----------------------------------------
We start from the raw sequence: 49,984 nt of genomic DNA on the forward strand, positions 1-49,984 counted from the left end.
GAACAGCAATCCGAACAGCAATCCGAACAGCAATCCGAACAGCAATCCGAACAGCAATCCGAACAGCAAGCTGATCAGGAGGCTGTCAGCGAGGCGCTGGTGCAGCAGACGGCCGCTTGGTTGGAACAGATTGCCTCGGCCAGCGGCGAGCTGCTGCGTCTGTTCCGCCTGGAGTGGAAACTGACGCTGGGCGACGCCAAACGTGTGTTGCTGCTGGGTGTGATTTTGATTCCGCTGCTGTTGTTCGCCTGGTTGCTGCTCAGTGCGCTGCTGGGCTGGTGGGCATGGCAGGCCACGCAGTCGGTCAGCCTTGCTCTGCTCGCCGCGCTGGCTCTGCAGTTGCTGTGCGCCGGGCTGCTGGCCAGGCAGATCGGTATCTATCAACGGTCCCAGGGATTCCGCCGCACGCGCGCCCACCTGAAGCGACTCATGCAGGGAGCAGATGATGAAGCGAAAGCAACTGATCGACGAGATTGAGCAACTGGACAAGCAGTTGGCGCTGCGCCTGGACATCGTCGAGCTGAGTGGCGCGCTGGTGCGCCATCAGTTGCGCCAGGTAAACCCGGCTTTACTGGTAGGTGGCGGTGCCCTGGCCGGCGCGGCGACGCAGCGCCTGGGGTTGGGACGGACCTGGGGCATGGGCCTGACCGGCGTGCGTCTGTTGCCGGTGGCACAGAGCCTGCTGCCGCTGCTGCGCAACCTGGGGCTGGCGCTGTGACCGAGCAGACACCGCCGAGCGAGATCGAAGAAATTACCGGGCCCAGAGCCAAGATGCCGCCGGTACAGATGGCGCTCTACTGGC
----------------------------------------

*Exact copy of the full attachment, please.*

We start from the raw sequence: 49,984 nt of genomic DNA on the forward strand, positions 1-49,984 counted from the left end.
GAACAGCAATCCGAACAGCAATCCGAACAGCAATCCGAACAGCAATCCGAACAGCAATCCGAACAGCAAGCTGATCAGGAGGCTGTCAGCGAGGCGCTGGTGCAGCAGACGGCCGCTTGGTTGGAACAGATTGCCTCGGCCAGCGGCGAGCTGCTGCGTCTGTTCCGCCTGGAGTGGAAACTGACGCTGGGCGACGCCAAACGTGTGTTGCTGCTGGGTGTGATTTTGATTCCGCTGCTGTTGTTCGCCTGGTTGCTGCTCAGTGCGCTGCTGGGCTGGTGGGCATGGCAGGCCACGCAGTCGGTCAGCCTTGCTCTGCTCGCCGCGCTGGCTCTGCAGTTGCTGTGCGCCGGGCTGCTGGCCAGGCAGATCGGTATCTATCAACGGTCCCAGGGATTCCGCCGCACGCGCGCCCACCTGAAGCGACTCATGCAGGGAGCAGATGATGAAGCGAAAGCAACTGATCGACGAGATTGAGCAACTGGACAAGCAGTTGGCGCTGCGCCTGGACATCGTCGAGCTGAGTGGCGCGCTGGTGCGCCATCAGTTGCGCCAGGTAAACCCGGCTTTACTGGTAGGTGGCGGTGCCCTGGCCGGCGCGGCGACGCAGCGCCTGGGGTTGGGACGGACCTGGGGCATGGGCCTGACCGGCGTGCGTCTGTTGCCGGTGGCACAGAGCCTGCTGCCGCTGCTGCGCAACCTGGGGCTGGCGCTGTGACCGAGCAGACACCGCCGAGCGAGATCGAAGAAATTACCGGGCCCAGAGCCAAGATGCCGCCGGTACAGATGGCGCTCTACTGGC